A Tall Glass of the Olympics, and a Double Shot of Rainier

Spending three consecutive weekends in National Parks?  I’ll drink to that.

Three weeks ago, I went on a 3 day/2 night backpacking trip at Olympic National Park.  I savored it until the very last drop.  However, each of the past two weekends, I went day hiking in Mt. Rainier National Park; two quick hits, but they certainly packed a punch.

Heart Lake
Heart Lake

The chosen trip in Olympic National Park was the Seven Lakes Basin/High Divide Loop.  I went along with my friend Nick.  This took me back to the Sol Duc area of the park (mentioned in “Camping Cures All”).  However, this time I got to travel farther into the wilderness.  The Seven Lakes Basin is a beauty.  We started out on the Sol Duc Falls Trail, but eventually left the valley aside the river for the climb to Heart Lake.  It was amazing to see the environment change as we climbed.  Down below along the Sol Duc River, the environment was moist, moss was everywhere, the soil was soft.  As we climbed, the aspect of the mountain changed and we were on clay hillsides, dry and arid feeling.  We eventually made it to our campsite for the first night, which was Heart Lake.  This was an amazing place to camp.  It was really hot, however.  It seemed like the lake’s basin caught all the suns rays and funneled them right towards our tent and campsite.  However, because it was so warm and clear, we got to sleep with nothing but the bug netting set up.  Heart Lake basin was extraordinarily quiet.  It’s amazing that we can go through a whole day when at home, and not even be aware of the sound of our own feet.  It was so quiet, you could hear the crunch of each rock beneath your boot.  You could hear the bugs buzzing very clearly, and the sound of distant streams.  We arrived at camp early, so I had plenty of time to listen.  However, a long afternoon of listening merged into a spectacular sunset.  I caught the sunset across Seven Lakes Basin and Mt. Olympus.  Day two featured outrageous views as we walked across the high divide, admiring views of the Seven Lakes Basin and Mt. Olympus.  While hiking, we were told about some elk along the trail.  We walked in silence to try and spot them, but our efforts were in vain.  They never showed up.  After 13 miles, we descended out of the sun and back into the forest to camp at Mink Lake.  I staked out the lake with my camera at dusk in hope of some wildlife activity, but to no avail again.  Either way, a relaxing evening was much appreciated after a long day on trail.  The third day was an easy walk, looping around back to Sol Duc Falls and our car.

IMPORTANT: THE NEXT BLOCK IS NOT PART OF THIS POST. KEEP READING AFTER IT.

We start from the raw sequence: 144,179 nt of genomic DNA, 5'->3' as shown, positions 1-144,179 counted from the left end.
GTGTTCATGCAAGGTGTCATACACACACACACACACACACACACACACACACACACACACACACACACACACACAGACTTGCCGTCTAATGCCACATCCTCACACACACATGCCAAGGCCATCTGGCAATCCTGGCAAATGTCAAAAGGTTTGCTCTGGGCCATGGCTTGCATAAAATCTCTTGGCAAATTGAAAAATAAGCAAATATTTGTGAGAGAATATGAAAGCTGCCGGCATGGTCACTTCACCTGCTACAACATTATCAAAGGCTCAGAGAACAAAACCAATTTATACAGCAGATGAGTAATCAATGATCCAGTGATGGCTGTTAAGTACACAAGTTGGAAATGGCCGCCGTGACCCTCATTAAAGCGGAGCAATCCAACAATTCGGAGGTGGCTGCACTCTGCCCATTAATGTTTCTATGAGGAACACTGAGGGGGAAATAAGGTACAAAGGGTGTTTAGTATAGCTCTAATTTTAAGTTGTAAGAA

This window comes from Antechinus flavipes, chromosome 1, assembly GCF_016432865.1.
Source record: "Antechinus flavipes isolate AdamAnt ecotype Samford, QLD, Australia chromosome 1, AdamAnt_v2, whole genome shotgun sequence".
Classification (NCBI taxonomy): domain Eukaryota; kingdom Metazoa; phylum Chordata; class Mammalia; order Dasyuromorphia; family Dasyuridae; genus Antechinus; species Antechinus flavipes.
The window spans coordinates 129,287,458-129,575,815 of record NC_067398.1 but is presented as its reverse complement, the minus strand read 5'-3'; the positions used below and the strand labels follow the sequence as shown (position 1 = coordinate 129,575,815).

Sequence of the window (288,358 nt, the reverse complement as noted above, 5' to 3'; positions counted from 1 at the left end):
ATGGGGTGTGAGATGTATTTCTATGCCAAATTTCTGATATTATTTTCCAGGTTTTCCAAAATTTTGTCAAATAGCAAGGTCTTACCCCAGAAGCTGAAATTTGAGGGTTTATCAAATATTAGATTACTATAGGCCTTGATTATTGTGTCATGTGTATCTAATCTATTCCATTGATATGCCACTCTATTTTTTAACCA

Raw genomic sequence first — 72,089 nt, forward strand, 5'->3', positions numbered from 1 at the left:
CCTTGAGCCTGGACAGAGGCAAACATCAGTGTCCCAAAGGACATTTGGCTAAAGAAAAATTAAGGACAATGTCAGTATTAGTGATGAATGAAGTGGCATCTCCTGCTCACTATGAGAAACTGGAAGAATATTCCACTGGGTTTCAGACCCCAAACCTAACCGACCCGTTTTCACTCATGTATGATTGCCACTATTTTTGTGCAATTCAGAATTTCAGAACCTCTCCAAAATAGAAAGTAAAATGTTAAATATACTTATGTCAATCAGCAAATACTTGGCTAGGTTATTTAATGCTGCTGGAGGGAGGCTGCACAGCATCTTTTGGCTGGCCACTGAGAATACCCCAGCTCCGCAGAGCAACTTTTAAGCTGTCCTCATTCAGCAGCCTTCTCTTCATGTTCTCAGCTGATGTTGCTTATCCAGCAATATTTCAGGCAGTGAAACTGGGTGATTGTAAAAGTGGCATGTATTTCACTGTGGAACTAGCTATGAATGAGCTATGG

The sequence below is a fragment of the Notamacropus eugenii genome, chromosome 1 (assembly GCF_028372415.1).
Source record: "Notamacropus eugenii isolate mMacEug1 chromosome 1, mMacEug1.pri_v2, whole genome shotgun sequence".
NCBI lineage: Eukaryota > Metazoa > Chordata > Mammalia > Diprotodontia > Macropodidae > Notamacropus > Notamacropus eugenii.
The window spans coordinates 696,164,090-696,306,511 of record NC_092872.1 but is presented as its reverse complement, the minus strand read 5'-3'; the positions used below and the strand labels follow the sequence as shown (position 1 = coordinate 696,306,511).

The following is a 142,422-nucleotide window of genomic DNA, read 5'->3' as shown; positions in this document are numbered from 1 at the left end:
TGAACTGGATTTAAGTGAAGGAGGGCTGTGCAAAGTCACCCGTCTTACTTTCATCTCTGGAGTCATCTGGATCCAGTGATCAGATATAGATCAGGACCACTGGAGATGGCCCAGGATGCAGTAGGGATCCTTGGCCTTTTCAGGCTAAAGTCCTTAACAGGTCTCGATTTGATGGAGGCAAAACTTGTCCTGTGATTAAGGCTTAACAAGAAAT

Mt. Olympus at sunset
Mt. Olympus at sunset